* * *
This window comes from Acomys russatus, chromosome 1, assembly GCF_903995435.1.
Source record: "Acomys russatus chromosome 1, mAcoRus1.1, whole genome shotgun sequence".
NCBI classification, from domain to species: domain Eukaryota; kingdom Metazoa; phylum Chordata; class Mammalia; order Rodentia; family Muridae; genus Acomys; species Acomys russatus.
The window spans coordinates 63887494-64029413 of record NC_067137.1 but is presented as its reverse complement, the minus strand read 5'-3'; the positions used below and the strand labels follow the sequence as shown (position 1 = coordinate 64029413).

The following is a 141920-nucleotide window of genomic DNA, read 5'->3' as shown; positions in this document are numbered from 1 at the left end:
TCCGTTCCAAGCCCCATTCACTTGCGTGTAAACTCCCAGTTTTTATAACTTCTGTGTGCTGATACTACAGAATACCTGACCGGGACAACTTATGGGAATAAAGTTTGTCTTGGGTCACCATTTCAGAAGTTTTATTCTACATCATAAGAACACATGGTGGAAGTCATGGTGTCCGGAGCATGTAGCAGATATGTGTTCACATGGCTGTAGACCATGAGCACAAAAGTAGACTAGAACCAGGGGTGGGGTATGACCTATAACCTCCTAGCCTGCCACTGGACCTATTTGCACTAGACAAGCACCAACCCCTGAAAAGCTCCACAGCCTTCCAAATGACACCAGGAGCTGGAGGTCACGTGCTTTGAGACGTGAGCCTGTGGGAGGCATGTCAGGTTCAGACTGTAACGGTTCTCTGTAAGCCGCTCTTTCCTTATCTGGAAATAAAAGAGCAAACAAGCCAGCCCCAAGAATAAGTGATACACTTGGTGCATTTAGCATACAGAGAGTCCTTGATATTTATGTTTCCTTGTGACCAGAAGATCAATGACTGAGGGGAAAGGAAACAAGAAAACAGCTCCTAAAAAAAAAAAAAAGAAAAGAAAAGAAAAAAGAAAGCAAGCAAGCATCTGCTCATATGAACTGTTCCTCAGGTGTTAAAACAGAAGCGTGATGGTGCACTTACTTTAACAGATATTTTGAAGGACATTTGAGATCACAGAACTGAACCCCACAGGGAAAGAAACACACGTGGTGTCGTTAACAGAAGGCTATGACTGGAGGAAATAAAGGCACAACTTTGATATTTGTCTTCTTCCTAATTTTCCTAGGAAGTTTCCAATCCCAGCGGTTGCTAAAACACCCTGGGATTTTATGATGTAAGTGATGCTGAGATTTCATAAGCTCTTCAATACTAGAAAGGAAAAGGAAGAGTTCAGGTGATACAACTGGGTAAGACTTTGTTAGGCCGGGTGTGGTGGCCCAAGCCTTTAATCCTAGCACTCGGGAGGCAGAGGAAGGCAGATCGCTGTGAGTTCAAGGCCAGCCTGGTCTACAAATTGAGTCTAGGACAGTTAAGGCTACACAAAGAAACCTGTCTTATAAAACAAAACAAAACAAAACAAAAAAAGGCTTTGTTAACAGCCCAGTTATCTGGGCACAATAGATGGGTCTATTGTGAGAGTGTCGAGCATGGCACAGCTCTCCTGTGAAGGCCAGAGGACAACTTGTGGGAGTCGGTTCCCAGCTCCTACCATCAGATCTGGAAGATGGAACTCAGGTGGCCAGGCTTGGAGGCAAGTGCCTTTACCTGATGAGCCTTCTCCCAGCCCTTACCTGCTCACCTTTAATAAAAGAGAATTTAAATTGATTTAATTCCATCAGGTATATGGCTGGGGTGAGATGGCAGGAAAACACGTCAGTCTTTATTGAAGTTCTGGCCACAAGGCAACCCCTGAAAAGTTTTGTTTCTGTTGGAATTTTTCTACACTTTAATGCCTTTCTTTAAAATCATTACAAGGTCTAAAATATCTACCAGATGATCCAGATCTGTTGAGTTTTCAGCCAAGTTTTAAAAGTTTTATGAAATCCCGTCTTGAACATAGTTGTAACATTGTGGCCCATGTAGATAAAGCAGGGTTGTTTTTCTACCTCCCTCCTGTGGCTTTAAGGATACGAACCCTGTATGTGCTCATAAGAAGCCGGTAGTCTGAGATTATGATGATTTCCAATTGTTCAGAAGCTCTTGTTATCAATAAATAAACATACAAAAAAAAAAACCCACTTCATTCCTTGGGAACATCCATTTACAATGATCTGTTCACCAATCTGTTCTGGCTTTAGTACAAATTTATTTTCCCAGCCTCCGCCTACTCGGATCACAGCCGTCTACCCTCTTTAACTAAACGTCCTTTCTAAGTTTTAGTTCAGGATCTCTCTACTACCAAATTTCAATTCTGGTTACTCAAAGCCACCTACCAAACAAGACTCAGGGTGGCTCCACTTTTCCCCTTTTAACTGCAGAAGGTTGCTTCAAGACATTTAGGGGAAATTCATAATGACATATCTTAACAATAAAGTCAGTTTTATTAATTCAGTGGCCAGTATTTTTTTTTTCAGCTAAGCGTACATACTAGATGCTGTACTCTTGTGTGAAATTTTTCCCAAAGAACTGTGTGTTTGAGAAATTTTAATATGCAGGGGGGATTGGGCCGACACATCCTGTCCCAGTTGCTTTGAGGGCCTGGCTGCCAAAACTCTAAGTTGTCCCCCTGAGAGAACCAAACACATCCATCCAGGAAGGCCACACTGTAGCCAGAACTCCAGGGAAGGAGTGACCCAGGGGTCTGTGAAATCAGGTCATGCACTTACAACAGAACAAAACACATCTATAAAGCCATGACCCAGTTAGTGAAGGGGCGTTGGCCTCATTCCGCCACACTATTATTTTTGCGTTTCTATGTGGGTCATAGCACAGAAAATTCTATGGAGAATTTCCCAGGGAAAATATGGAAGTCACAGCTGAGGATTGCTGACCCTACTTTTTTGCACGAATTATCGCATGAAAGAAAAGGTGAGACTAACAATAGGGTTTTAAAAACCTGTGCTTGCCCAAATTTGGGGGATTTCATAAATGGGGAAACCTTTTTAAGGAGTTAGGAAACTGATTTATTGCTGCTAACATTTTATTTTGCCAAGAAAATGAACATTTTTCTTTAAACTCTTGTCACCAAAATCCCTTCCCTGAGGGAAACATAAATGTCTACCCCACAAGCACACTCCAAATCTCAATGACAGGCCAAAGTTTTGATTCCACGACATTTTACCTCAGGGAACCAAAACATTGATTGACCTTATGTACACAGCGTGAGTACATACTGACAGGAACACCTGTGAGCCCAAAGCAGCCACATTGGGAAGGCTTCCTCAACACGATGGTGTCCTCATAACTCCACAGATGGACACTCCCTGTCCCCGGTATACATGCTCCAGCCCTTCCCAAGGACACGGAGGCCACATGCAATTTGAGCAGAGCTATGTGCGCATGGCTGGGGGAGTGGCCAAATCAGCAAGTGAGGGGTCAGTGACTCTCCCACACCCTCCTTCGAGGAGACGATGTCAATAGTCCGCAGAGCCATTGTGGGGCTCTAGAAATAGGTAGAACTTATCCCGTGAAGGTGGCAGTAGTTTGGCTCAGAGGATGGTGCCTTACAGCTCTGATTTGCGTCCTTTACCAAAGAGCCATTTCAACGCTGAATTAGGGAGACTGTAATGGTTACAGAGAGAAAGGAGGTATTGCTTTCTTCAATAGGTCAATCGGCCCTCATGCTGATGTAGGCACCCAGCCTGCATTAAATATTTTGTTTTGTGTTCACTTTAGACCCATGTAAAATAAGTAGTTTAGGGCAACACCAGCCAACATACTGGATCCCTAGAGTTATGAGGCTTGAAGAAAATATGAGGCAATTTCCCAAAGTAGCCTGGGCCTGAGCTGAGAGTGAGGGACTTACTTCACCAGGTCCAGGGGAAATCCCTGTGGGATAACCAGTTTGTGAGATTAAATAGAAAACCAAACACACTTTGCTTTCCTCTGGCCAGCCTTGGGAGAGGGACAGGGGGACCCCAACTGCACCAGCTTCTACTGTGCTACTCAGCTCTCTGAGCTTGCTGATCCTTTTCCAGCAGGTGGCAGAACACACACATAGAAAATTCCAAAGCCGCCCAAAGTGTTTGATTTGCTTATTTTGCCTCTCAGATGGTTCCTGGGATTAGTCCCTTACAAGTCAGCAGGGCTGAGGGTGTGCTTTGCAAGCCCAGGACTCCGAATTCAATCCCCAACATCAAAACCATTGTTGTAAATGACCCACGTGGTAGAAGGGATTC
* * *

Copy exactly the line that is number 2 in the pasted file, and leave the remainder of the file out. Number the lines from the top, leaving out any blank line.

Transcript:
Source record: "Acomys russatus chromosome 1, mAcoRus1.1, whole genome shotgun sequence".